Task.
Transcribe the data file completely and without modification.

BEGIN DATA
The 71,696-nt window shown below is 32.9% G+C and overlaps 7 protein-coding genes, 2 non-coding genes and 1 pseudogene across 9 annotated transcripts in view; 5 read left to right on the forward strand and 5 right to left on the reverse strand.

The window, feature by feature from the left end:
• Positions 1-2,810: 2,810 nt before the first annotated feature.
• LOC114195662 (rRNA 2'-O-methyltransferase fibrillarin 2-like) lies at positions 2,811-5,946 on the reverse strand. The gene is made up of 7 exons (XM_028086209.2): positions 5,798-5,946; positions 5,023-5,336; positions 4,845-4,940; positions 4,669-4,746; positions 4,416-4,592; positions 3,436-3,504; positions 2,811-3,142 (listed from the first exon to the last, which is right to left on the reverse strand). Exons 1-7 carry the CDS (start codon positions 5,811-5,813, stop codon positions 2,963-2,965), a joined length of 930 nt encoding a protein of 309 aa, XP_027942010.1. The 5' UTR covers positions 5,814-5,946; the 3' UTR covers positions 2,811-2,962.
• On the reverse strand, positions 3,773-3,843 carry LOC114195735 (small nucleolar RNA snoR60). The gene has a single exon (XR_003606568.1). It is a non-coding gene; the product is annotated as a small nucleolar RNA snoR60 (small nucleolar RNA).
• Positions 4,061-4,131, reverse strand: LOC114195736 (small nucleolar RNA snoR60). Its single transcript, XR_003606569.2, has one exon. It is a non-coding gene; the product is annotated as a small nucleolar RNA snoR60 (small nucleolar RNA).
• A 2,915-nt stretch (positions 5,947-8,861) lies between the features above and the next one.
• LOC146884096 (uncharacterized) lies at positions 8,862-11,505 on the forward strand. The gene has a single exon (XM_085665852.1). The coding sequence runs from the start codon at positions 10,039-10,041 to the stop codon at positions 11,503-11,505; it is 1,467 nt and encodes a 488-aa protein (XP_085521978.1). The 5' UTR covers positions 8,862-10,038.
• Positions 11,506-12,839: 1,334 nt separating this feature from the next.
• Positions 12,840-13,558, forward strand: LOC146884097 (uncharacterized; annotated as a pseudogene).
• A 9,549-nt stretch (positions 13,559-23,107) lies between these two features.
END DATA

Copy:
The 71,696-nt window shown below is 32.9% G+C and overlaps 7 protein-coding genes, 2 non-coding genes and 1 pseudogene across 9 annotated transcripts in view; 5 read left to right on the forward strand and 5 right to left on the reverse strand.

The window, feature by feature from the left end:
• Positions 1-2,810: 2,810 nt before the first annotated feature.
• LOC114195662 (rRNA 2'-O-methyltransferase fibrillarin 2-like) lies at positions 2,811-5,946 on the reverse strand. The gene is made up of 7 exons (XM_028086209.2): positions 5,798-5,946; positions 5,023-5,336; positions 4,845-4,940; positions 4,669-4,746; positions 4,416-4,592; positions 3,436-3,504; positions 2,811-3,142 (listed from the first exon to the last, which is right to left on the reverse strand). Exons 1-7 carry the CDS (start codon positions 5,811-5,813, stop codon positions 2,963-2,965), a joined length of 930 nt encoding a protein of 309 aa, XP_027942010.1. The 5' UTR covers positions 5,814-5,946; the 3' UTR covers positions 2,811-2,962.
• On the reverse strand, positions 3,773-3,843 carry LOC114195735 (small nucleolar RNA snoR60). The gene has a single exon (XR_003606568.1). It is a non-coding gene; the product is annotated as a small nucleolar RNA snoR60 (small nucleolar RNA).
• Positions 4,061-4,131, reverse strand: LOC114195736 (small nucleolar RNA snoR60). Its single transcript, XR_003606569.2, has one exon. It is a non-coding gene; the product is annotated as a small nucleolar RNA snoR60 (small nucleolar RNA).
• A 2,915-nt stretch (positions 5,947-8,861) lies between the features above and the next one.
• LOC146884096 (uncharacterized) lies at positions 8,862-11,505 on the forward strand. The gene has a single exon (XM_085665852.1). The coding sequence runs from the start codon at positions 10,039-10,041 to the stop codon at positions 11,503-11,505; it is 1,467 nt and encodes a 488-aa protein (XP_085521978.1). The 5' UTR covers positions 8,862-10,038.
• Positions 11,506-12,839: 1,334 nt separating this feature from the next.
• Positions 12,840-13,558, forward strand: LOC146884097 (uncharacterized; annotated as a pseudogene).
• A 9,549-nt stretch (positions 13,559-23,107) lies between these two features.